A weeping violin plays in the background and a single young lady enters on stage, brow furrowed, pacing. She stops in her tracks as her thoughts are broken by a piercing train whistle…or perhaps a woman’s scream?
Other children join the young lady as a narrator lists their names over a loudspeaker. They stand apart from the girl, who watches on wistfully. This group of children has much in common, including their fates: “…perished in Auschwitz.”
This single opening scene caught my breath. I knew this performance of I Never Saw Another Butterfly would be one to remain in my heart and mind even after the actors would end up leaving the stage, one by one, as their Jewish counterparts were called to depart for the Auschwitz death camp.
The Butterfly Project is an outreach program presented by Wolf Performing Arts Center. Wolf PAC performed the play, I Never Saw Another Butterfly, last Saturday evening in Stokes Auditorium at Haverford College. It is based on the book of the same name, …I never saw another butterfly…, which is a collection of art and poetry created by the Jewish children in the Terezin concentration camp in what was previously Czechoslovakia (now the Czech Republic). Throughout the play, these poems and art are incorporated into the narrative.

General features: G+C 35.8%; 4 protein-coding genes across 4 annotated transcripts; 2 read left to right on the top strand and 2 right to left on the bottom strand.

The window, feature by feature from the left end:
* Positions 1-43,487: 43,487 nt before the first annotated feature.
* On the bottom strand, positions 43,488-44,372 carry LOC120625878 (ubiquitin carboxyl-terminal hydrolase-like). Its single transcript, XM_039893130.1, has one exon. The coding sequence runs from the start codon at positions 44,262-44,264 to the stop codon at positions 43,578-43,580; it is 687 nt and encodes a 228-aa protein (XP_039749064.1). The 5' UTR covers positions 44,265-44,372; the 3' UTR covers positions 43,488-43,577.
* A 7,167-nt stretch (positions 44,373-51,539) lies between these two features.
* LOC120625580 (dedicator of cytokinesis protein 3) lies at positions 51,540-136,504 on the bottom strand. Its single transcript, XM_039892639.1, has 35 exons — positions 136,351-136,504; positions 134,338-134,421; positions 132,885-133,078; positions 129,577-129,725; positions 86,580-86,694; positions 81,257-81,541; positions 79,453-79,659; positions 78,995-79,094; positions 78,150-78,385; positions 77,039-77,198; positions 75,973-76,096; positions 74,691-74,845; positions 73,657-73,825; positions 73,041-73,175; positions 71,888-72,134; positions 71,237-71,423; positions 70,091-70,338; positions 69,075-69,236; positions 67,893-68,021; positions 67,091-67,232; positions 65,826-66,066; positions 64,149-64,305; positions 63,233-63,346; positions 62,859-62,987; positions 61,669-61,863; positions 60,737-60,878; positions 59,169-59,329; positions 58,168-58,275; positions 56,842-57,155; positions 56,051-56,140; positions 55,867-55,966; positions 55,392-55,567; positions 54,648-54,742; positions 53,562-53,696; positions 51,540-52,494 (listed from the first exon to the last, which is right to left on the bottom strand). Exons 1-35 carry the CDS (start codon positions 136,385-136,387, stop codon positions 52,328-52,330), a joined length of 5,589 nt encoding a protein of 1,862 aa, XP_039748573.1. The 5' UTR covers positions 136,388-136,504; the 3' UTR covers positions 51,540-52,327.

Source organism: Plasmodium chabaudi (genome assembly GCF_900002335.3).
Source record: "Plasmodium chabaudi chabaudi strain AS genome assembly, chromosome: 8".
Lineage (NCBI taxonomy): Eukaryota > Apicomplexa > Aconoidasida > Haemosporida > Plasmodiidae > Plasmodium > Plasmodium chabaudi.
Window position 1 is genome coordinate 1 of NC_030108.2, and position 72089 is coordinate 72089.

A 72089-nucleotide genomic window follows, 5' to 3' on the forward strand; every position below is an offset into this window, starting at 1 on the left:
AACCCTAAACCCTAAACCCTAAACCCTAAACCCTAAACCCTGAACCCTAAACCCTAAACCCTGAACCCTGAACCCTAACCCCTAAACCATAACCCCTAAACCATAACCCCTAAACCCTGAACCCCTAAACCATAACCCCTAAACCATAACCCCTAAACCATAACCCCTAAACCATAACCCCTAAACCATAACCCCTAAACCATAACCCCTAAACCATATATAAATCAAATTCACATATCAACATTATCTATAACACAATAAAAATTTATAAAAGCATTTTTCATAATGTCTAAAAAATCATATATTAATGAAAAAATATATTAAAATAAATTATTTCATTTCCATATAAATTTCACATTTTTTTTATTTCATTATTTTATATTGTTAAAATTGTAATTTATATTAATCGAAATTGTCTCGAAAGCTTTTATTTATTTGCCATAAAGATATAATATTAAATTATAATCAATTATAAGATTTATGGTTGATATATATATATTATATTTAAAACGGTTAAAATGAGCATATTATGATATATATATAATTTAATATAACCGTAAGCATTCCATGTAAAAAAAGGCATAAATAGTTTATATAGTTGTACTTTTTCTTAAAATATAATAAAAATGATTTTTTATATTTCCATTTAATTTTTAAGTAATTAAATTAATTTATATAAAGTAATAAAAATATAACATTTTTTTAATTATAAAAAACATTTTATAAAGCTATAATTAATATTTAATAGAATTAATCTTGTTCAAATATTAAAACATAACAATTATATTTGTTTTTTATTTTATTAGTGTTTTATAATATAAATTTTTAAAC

Wolf PAC Special Projects Director Tim Popp introduced the play by quoting the tragic numbers that are recorded in the collection, “A total of around 15,000 children under the age of 15 passed through Terezin. Of these, around 100 came back.”
The young lady who entered first on stage was Megan Rapuano, who played the older Raja Engländerova, the narrator of the tale and one of the few child survivors.
As Raja narrates how she first came to Terezin alone, she looks back upon the other children, drawing silently in their unsanctioned schoolroom in the ghetto. A younger version of herself age 14 is played by Monica Altomare, who approaches the scene timidly.
The only words she is able to say are, “My name is Raja.”
Thrust into this drastically different world of despair, it is the only thing she can do to reassure herself that she still has something left to call her own, after everything else has been taken away from her: her home, her friends, her family.
But as Raja opens up and forges bonds with the others, a renewed sense of identity begins to grow in their fellowship as Jews:
“I am a Jew and will be a Jew forever.
Even if I should die from hunger,
never will I submit.
Even though I am suppressed,
I will always come back to life.”